LANSING, Mich. (WOOD/WJMN) — The state is advising people to limit the amount of Lake Superior smelt they eat after elevated levels of a likely carcinogen were found in some fish.

The Michigan Department of Health and Human Services recommends people should only eat one serving of Lake Superior rainbow smelt per month. The guidelines consider a serving to be an 8-ounce portion for adults and a 2- or 4-ounce portion for children.

MDHHS issued the precautionary Eat Safe Fish guideline after the Wisconsin Department of Natural Resources notified the state of elevated perfluorooctane sulfonate, PFOS, levels in some Lake Superior rainbow smelt.

A likely carcinogen, PFAS has also been linked to several other illnesses, including ulcerative colitis, liver damage and some problems during pregnancy. The class of chemicals has been found in everything from Scotchgard to food wrappers to a type of foam used to fight jet fuel fires.

The precautionary guideline takes effect immediately. The Eat Safe Fish guidelines are not regulatory, but MDHHS makes this information available to help Michiganders make safer choices when it comes to choosing and eating fish.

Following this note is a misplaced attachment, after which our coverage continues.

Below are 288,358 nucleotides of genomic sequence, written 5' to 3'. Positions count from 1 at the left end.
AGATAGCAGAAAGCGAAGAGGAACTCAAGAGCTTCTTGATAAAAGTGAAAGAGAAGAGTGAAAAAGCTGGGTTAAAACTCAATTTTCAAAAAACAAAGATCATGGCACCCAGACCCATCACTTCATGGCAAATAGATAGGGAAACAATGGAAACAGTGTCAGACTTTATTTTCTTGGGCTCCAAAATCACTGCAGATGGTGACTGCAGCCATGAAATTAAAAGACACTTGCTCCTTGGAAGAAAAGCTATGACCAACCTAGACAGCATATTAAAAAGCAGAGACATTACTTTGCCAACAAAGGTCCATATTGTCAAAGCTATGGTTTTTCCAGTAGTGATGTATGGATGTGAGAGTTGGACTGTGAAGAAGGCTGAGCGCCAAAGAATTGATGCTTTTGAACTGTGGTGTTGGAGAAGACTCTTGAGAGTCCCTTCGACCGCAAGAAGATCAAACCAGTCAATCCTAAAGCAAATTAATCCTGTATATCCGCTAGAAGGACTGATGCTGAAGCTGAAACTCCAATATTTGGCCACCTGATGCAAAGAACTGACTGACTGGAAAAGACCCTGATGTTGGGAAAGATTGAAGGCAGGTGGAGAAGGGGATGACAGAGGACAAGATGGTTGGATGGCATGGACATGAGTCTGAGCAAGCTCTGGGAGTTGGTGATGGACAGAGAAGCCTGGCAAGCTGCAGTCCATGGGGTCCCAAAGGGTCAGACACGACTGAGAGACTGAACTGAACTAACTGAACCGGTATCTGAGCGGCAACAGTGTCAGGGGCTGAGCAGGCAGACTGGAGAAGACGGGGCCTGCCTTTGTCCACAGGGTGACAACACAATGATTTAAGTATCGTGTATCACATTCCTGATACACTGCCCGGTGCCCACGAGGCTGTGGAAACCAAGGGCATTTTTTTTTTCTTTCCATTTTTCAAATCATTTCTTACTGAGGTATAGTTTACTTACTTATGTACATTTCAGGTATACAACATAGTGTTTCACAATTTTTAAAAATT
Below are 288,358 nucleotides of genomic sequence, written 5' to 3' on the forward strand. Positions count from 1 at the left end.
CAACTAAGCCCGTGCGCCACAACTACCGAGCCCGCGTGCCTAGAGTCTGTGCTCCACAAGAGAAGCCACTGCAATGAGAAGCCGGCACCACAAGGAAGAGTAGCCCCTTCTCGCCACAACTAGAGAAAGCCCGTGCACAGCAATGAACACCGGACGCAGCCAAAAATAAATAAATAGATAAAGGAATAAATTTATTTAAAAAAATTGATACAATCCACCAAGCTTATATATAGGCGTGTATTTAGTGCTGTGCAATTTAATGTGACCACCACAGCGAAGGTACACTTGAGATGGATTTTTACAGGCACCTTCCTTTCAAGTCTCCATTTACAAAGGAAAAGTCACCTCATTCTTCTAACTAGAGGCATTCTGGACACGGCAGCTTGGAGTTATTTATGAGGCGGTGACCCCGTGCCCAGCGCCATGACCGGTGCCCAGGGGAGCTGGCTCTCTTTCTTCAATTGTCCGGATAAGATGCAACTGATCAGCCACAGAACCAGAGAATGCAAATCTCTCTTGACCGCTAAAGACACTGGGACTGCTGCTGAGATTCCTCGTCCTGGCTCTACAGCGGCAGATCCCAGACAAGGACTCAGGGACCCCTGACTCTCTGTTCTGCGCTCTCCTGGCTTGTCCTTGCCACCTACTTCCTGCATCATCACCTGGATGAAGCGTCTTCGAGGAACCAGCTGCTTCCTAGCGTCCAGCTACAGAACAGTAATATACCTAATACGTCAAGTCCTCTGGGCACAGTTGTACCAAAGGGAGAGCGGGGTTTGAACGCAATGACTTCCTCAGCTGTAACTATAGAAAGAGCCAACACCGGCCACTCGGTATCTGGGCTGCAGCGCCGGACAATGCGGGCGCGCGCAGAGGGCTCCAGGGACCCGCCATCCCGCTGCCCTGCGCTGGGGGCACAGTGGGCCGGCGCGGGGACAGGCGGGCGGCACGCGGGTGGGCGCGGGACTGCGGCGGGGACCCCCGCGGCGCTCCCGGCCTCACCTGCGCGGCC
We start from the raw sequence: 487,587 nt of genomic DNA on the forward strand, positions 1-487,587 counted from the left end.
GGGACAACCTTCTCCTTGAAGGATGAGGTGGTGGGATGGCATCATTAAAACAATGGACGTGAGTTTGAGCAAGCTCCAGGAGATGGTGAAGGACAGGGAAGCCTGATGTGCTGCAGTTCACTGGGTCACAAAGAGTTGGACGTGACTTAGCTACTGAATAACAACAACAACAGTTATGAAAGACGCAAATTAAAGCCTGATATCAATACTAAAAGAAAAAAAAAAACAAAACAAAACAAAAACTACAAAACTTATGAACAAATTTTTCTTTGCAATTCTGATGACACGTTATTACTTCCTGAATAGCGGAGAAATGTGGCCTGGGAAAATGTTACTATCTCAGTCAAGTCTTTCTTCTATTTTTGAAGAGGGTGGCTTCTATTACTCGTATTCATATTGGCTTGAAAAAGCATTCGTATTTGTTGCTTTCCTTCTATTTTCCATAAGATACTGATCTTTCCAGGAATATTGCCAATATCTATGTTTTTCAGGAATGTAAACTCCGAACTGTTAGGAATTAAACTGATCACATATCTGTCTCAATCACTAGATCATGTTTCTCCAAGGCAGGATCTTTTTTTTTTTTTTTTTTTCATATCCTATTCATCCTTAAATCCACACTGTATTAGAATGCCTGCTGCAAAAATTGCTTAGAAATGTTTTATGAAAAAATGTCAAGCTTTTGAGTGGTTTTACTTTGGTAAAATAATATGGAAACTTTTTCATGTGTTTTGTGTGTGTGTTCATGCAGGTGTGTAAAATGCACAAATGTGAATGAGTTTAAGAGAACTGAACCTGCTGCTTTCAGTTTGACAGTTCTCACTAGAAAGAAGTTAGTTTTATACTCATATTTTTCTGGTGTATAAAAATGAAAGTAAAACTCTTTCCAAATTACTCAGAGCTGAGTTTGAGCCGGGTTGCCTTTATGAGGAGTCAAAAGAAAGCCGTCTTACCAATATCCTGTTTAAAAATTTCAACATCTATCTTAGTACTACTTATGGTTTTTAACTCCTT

“This precautionary guideline is based on data shared by Wisconsin, which shows elevated levels of PFOS in Lake Superior rainbow smelt,” Dr. Joneigh Khaldun, the state’s chief medical executive, said in a news release. “PFOS is a perfluoroalkyl substance (PFAS) associated with harmful effects in people, including reduced fertility, thyroid disease and liver damage. We will update this guideline once the department has additional data.”

Several state agencies collect smelt from Lake Superior, Lake Huron, Lake Michigan and some inland lakes. The samples are tested for contaminants, including PFAS.

MDHHS will update the smelt guideline once more data is available later this year.

More information can be found on the Eat Safe Fish program website or by calling the MI-TOXICS hotline at 800.648.6942.